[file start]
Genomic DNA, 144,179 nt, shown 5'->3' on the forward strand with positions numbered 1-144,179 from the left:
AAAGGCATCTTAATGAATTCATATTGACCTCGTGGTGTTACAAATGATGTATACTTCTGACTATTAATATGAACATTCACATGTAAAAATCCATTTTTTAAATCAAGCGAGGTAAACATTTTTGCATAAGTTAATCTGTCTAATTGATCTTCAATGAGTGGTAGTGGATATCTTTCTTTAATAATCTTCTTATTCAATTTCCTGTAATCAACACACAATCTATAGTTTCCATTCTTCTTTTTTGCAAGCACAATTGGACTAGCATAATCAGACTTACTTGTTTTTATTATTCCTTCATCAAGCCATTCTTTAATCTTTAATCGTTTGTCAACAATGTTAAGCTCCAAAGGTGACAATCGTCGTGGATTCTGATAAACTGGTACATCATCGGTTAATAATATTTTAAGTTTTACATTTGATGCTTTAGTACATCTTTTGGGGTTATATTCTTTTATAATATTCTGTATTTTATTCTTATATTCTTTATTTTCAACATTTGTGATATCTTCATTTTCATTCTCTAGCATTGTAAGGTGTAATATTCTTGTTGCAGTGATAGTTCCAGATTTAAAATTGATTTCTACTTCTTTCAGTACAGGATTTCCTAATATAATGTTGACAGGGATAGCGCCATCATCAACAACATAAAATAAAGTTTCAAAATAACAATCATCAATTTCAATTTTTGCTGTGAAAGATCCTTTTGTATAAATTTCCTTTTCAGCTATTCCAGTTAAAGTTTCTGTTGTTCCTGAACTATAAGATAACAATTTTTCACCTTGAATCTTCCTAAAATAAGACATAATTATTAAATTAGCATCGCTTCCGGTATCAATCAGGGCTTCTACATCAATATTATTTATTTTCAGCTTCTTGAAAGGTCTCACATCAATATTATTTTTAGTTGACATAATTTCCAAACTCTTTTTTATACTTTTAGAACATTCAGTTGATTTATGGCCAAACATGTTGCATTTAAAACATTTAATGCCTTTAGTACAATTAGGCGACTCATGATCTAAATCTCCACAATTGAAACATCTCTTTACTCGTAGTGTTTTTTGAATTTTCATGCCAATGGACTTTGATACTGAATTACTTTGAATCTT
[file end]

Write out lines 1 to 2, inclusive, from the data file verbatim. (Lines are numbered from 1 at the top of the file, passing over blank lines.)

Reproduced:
Genomic DNA, 144,179 nt, shown 5'->3' on the forward strand with positions numbered 1-144,179 from the left:
AAAGGCATCTTAATGAATTCATATTGACCTCGTGGTGTTACAAATGATGTATACTTCTGACTATTAATATGAACATTCACATGTAAAAATCCATTTTTTAAATCAAGCGAGGTAAACATTTTTGCATAAGTTAATCTGTCTAATTGATCTTCAATGAGTGGTAGTGGATATCTTTCTTTAATAATCTTCTTATTCAATTTCCTGTAATCAACACACAATCTATAGTTTCCATTCTTCTTTTTTGCAAGCACAATTGGACTAGCATAATCAGACTTACTTGTTTTTATTATTCCTTCATCAAGCCATTCTTTAATCTTTAATCGTTTGTCAACAATGTTAAGCTCCAAAGGTGACAATCGTCGTGGATTCTGATAAACTGGTACATCATCGGTTAATAATATTTTAAGTTTTACATTTGATGCTTTAGTACATCTTTTGGGGTTATATTCTTTTATAATATTCTGTATTTTATTCTTATATTCTTTATTTTCAACATTTGTGATATCTTCATTTTCATTCTCTAGCATTGTAAGGTGTAATATTCTTGTTGCAGTGATAGTTCCAGATTTAAAATTGATTTCTACTTCTTTCAGTACAGGATTTCCTAATATAATGTTGACAGGGATAGCGCCATCATCAACAACATAAAATAAAGTTTCAAAATAACAATCATCAATTTCAATTTTTGCTGTGAAAGATCCTTTTGTATAAATTTCCTTTTCAGCTATTCCAGTTAAAGTTTCTGTTGTTCCTGAACTATAAGATAACAATTTTTCACCTTGAATCTTCCTAAAATAAGACATAATTATTAAATTAGCATCGCTTCCGGTATCAATCAGGGCTTCTACATCAATATTATTTATTTTCAGCTTCTTGAAAGGTCTCACATCAATATTATTTTTAGTTGACATAATTTCCAAACTCTTTTTTATACTTTTAGAACATTCAGTTGATTTATGGCCAAACATGTTGCATTTAAAACATTTAATGCCTTTAGTACAATTAGGCGACTCATGATCTAAATCTCCACAATTGAAACATCTCTTTACTCGTAGTGTTTTTTGAATTTTCATGCCAATGGACTTTGATACTGAATTACTTTGAATCTT